Rockaway At Work Rabbi Marjorie Slome, West End Temple


Have you ever wondered what people do all day at their jobs?  I have, and that’s the basis for this column, Rockaway at Work.

I wondered what a rabbi does at work, and what Rabbi Marjorie Slome’s schedule was like. Contrary to popular belief, she doesn’t just work Friday nights and Saturdays, and she has many different roles at West End Temple.

On Sunday mornings from 10 a.m. to noon, and on Wednesdays from 4 p.m. to 8 p.m., Rabbi Slome is the administrator of the religious school, advising teachers on curriculum, ordering supplies, and assisting in planning. “The purpose of religious school is to help make Jewish memories for kids. It is important that the curriculum is values-based, holiday-based, and fun,” she said. She leads a short prayer service during each session, giving the students a sense of the form and contents of the Jewish prayers, helping them to learn the prayers through repetition.

On Friday nights, Rabbi Slome co-leads the services with the student cantor, and delivers her sermon. Once a month, the service is earlier in the evening, family-based, and she encourages and assists the children in grades three to seven in leading the service.

On Saturday mornings, she leads a Torah study class. They engage in a discussion of the “Torah portion of the week,” and its connection to their lives. “The goal is to create community and have people share information as they manage their lives. If you see yourself struggling with the same things as our biblical ancestors, then you feel more connected,” Rabbi Slome said.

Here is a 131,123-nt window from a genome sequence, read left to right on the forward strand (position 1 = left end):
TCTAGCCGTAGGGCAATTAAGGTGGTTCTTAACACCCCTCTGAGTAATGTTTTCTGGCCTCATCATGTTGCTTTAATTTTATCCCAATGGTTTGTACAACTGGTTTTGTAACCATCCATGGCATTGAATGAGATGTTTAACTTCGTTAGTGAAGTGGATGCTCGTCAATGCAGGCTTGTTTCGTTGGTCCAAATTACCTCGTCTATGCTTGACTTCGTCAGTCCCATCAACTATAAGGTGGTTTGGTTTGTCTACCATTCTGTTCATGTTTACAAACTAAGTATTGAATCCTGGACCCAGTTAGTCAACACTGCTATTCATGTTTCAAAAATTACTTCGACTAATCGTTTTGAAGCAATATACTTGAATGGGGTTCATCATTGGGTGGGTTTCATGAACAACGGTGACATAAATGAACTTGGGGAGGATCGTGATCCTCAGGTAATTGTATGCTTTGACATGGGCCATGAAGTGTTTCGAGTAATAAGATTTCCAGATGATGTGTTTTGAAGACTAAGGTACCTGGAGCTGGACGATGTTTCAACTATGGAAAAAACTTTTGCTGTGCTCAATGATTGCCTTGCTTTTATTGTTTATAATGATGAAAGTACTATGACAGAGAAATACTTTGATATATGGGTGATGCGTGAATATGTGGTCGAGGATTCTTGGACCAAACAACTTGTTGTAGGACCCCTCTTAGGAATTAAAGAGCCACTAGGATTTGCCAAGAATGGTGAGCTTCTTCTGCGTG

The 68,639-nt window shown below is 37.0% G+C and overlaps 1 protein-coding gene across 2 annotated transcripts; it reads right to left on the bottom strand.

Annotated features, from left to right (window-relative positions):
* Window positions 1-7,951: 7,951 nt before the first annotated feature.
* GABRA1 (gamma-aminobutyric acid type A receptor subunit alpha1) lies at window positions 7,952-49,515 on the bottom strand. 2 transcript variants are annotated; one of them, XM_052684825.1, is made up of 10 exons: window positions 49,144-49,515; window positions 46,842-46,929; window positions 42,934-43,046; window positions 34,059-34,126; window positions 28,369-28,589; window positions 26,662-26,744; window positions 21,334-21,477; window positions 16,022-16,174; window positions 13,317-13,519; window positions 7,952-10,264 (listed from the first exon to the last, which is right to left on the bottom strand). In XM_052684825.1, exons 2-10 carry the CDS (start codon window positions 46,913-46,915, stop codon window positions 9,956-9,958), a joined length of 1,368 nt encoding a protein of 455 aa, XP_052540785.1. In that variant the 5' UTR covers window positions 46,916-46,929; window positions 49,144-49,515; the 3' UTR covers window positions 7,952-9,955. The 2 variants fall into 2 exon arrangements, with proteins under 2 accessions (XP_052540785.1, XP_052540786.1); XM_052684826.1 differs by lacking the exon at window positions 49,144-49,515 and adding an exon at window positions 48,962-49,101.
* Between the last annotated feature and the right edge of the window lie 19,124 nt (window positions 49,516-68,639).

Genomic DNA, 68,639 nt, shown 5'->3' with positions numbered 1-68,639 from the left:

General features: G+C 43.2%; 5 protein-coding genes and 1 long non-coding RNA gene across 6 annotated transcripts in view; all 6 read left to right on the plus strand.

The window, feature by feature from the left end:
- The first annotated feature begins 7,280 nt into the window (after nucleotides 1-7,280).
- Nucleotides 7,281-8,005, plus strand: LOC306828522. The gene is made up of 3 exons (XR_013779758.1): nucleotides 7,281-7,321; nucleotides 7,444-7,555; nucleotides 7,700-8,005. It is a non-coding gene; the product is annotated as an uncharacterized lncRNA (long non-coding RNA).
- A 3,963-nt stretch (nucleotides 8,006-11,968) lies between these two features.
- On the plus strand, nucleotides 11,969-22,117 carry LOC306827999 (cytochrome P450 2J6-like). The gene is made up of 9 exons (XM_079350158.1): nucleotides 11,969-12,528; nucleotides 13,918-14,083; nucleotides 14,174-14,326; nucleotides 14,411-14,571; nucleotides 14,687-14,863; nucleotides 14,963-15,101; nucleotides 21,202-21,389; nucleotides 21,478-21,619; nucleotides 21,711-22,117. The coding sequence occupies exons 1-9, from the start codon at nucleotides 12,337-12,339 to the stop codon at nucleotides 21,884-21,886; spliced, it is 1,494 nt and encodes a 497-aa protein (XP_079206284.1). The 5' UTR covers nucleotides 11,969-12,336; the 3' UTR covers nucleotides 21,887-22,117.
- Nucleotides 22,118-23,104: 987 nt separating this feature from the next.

Rabbi Slome works six, and sometimes seven days per week. She officiates at funerals, weddings, baby-namings, and co-officiates at brises. She also visits homes or hospitals for sick congregants. Rabbi Slome says, “I love my job because every day is so different and so interesting. I get invited into the most joyous, and sometimes sorrowful and difficult times of people’s lives.”

During the week, she writes her sermon, and plans for the Saturday morning Torah Study. It is also her responsibility to write articles, including ‘The Rabbi’s Message’ column for the monthly Temple Bulletin. She researches Jewish-themed movies and books, and then runs the Jewish Movie Series and the Jewish Book Group. 

What impressed me about Rabbi Slome was her ability to make others feel comfortable talking, and unburdening themselves to her. Watching her talk with many people, I witnessed her ability to communicate the compassion and sympathy she felt. “I want my congregants to feel that my door is always open,” says Rabbi Slome. 

Rabbi Slome sees her role as “taking the best of Jewish traditions and passing it to anyone…children, adults, teens. I want to bequeath to the next generation a love of Judaism, and to help them make it a part of their lives.”  

Last week, on the holiday of Purim, the Temple celebrated with music and skits in between the chapters of the readings. Rabbi Slome, along with the student cantor and musical director wrote and directed the skits, which were performed by the students. Rabbi Slome got into the spirit herself by dressing up as the Joker from Batman.

Rabbi Slome says she couldn’t do her job alone. “There are many necessary moving parts in a synagogue. Our office staff members, Gail Rosenberg and Carol McKenna, play an important role in the day-to-day operations of the Temple, which could not function without them. I also work with excellent lay leadership to fulfill our mission and vision. They are the drivers of the Temple’s programs and direction. West End Temple’s Early Childhood Center enjoys a reputation on the peninsula due to its nurturing teachers and director. Equally important is our custodial staff, Louie Diaz and Elesio Rios, who tirelessly keep the physical plant operational.”

Rabbi Slome’s desire to become a rabbi did not start when she was young, because women were not allowed to be rabbis. But growing up in Ohio, her role models for social justice were the male student rabbis she studied with. After many years as a social worker in Jewish Communal Service, she went back to school, attending Hebrew Union College-Jewish Institute of Religion in Jerusalem and in New York. She was ordained in 1987 and has been Rabbi at West End Temple (147-02 Newport Avenue) since January 2005.

Preparing for, and leading services, writing sermons, being available to congregants, officiating at funerals and weddings….Rockaway works hard.